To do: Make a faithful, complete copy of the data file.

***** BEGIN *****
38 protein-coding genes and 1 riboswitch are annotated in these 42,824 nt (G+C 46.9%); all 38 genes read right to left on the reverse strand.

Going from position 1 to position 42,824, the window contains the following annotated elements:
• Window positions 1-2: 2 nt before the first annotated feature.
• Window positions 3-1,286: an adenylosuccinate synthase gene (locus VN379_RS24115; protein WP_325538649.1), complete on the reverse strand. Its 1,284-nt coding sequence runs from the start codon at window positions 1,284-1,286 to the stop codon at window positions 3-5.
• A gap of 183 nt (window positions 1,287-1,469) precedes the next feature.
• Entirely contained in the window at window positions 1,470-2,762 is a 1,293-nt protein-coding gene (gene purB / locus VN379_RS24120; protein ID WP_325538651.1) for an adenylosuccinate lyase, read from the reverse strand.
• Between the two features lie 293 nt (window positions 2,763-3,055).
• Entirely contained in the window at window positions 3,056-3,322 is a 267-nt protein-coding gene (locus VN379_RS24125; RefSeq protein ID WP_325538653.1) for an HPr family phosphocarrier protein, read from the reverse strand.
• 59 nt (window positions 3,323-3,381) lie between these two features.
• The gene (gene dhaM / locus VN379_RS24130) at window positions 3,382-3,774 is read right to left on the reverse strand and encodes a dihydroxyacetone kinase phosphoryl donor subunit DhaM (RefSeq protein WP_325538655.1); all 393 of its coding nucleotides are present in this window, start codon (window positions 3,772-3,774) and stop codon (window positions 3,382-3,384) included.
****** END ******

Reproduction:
38 protein-coding genes and 1 riboswitch are annotated in these 42,824 nt (G+C 46.9%); all 38 genes read right to left on the reverse strand.

Going from position 1 to position 42,824, the window contains the following annotated elements:
• Window positions 1-2: 2 nt before the first annotated feature.
• Window positions 3-1,286: an adenylosuccinate synthase gene (locus VN379_RS24115; protein WP_325538649.1), complete on the reverse strand. Its 1,284-nt coding sequence runs from the start codon at window positions 1,284-1,286 to the stop codon at window positions 3-5.
• A gap of 183 nt (window positions 1,287-1,469) precedes the next feature.
• Entirely contained in the window at window positions 1,470-2,762 is a 1,293-nt protein-coding gene (gene purB / locus VN379_RS24120; protein ID WP_325538651.1) for an adenylosuccinate lyase, read from the reverse strand.
• Between the two features lie 293 nt (window positions 2,763-3,055).
• Entirely contained in the window at window positions 3,056-3,322 is a 267-nt protein-coding gene (locus VN379_RS24125; RefSeq protein ID WP_325538653.1) for an HPr family phosphocarrier protein, read from the reverse strand.
• 59 nt (window positions 3,323-3,381) lie between these two features.
• The gene (gene dhaM / locus VN379_RS24130) at window positions 3,382-3,774 is read right to left on the reverse strand and encodes a dihydroxyacetone kinase phosphoryl donor subunit DhaM (RefSeq protein WP_325538655.1); all 393 of its coding nucleotides are present in this window, start codon (window positions 3,772-3,774) and stop codon (window positions 3,382-3,384) included.